Neurobiology of temper outburst behaviours in Prader-Willi syndrome - imaging pilot study

Individuals with Prader Willi Syndrome (PWS) are known to display frequent and severe temper outburst behaviours throughout their life. These behaviours can have a significant impact on the quality of life for the individual and their family. Prader Willi outbursts are reactive explosion of emotion that once provoked the individual has little control over. Individuals with PWS are much more likely to display temper outbursts than are people in the typically developing population or individuals with intellectual disabilities due to other causes. These factors combined suggest that there is a genetic and neurobiological cause for these behaviours. If this is the case then like other neurobiological behavioural difficulties psychopharmacological intervention may be the best form of management. To date most PWS brain imaging studies have focused primarily on obesity and hyperphagia. There is no known study that has attempted to understand the neurological underpinnings of temper outbursts in PWS. The aim of this study is to investigate the structure, connectivity and neurochemistry of PWS with the intent to provide a direction for future research in understanding temper outburst behaviours.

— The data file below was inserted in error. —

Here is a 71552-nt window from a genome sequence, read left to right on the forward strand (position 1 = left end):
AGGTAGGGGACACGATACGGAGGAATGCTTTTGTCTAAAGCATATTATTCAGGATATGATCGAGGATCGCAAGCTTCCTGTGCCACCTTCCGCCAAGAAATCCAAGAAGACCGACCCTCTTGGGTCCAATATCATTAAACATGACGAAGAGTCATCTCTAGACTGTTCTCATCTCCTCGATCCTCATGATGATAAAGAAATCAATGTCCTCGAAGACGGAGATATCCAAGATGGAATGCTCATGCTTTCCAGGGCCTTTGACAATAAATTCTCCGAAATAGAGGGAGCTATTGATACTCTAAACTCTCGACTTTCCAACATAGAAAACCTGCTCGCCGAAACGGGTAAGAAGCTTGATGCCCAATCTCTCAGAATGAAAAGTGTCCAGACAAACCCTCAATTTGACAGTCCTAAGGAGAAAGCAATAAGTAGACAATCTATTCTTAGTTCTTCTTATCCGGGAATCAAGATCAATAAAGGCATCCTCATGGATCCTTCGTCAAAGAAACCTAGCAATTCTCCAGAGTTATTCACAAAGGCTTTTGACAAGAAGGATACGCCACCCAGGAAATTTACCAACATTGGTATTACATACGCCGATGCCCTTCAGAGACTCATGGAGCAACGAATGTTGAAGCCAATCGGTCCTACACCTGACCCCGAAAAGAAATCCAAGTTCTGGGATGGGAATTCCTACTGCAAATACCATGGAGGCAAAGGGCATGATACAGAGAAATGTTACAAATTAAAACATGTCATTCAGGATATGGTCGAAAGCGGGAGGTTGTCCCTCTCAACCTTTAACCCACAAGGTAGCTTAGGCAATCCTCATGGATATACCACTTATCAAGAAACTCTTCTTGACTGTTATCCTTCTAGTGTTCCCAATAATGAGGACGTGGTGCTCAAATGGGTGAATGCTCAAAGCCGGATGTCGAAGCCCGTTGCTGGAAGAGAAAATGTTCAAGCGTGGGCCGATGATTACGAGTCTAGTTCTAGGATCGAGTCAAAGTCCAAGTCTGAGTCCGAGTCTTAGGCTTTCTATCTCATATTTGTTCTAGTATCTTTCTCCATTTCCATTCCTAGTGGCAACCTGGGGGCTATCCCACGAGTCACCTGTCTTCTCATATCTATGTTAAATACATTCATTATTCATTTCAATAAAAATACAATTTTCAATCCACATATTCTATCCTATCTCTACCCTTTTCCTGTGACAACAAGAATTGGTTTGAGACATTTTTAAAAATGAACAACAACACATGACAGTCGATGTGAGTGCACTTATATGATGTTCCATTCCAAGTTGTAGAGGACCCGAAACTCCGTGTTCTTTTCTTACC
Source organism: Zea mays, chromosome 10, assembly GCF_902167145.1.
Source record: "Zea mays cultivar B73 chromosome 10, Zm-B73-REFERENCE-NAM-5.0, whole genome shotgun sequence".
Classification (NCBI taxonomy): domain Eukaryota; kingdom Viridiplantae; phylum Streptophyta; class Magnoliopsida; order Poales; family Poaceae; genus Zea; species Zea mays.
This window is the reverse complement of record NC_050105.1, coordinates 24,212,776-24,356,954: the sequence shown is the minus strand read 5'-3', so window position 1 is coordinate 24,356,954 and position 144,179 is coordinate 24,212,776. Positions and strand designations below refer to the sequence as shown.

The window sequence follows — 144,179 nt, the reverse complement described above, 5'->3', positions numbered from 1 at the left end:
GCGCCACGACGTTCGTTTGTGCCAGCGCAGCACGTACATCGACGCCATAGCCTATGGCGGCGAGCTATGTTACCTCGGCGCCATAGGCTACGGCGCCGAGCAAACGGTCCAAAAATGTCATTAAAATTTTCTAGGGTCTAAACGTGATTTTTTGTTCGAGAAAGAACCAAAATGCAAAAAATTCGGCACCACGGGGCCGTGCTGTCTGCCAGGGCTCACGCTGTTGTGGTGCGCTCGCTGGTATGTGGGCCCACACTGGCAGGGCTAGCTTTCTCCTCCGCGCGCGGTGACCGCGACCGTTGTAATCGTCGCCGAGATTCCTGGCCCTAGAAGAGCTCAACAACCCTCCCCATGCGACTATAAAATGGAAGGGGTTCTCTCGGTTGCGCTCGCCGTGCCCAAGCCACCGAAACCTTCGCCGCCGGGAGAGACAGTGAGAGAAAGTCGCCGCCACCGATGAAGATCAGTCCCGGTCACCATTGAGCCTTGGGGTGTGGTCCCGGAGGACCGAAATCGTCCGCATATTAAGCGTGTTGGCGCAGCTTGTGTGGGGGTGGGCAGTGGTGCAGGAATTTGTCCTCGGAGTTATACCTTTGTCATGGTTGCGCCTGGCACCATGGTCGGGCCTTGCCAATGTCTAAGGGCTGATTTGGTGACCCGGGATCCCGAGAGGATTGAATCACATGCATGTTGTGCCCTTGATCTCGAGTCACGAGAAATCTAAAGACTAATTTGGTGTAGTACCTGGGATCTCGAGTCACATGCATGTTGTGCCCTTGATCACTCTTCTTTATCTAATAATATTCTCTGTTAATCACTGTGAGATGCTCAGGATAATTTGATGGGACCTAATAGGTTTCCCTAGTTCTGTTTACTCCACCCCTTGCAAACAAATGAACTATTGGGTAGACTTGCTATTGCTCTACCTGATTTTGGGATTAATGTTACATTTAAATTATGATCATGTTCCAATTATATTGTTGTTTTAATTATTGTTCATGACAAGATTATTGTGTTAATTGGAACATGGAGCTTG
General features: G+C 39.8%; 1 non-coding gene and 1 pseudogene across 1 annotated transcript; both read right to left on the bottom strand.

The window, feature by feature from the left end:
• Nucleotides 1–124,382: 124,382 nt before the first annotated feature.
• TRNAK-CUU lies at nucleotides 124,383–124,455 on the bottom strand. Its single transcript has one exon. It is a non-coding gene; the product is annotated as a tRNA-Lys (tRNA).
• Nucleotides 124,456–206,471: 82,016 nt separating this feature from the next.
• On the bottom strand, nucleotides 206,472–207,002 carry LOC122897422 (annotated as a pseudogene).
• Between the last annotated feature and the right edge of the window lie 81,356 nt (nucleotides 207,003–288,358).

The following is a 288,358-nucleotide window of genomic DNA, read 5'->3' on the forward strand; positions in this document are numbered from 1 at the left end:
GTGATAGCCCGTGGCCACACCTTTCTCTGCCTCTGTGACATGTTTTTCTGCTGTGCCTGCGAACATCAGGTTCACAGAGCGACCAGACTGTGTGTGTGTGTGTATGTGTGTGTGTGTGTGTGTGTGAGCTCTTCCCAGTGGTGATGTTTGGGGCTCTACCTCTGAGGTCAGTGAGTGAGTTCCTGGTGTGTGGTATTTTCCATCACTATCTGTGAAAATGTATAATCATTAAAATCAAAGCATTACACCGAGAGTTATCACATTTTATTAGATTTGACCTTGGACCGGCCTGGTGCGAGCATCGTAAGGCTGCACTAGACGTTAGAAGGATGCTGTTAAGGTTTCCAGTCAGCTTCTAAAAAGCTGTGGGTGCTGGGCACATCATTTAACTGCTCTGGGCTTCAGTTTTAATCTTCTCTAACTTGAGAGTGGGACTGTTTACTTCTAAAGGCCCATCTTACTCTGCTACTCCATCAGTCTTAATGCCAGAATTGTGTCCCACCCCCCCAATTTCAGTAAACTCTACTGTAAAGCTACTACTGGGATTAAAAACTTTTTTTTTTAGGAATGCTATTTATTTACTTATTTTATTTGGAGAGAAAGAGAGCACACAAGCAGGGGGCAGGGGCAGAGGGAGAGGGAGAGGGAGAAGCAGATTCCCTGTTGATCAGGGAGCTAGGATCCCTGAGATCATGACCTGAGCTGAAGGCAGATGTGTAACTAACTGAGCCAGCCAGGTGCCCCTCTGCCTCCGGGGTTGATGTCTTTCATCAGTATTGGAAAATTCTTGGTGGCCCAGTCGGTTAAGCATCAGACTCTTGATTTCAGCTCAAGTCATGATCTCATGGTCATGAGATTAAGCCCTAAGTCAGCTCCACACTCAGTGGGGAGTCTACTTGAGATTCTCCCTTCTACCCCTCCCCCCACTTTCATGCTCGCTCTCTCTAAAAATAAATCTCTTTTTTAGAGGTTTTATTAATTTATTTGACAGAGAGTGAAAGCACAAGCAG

Research Outcomes:

The characteristics of temper outbursts in Prader-Willi syndrome. Rice LJ, Woodcock K, Einfeld SL.  Am J Med Genet A. 2018 Nov;176(11):2292-2300.

Microstructural white matter tract alteration in Prader-Willi syndrome: A diffusion tensor imaging study. Rice LJ, Lagopoulos J, Brammer M, Einfeld SL. American Journal of Medical Genetics Part C: Seminars in Medical Genetics. 2017 Sep;175(3):362-367. 

Reduced gamma-aminobutyric acid is associated with emotional and behavioral problems in Prader-Willi syndrome. Rice LJ, Lagopoulos J, Brammer M, Einfeld SL.  American Journal of Medical Genetics Part B: Neuropsychiatric Genetics. 2016 Dec;171(8):1041-1048. 


Funded Year:


Awarded to:

Stewart Einfeld, MD


$8,213 (OSS Funds)


Univ Sydney, Australia


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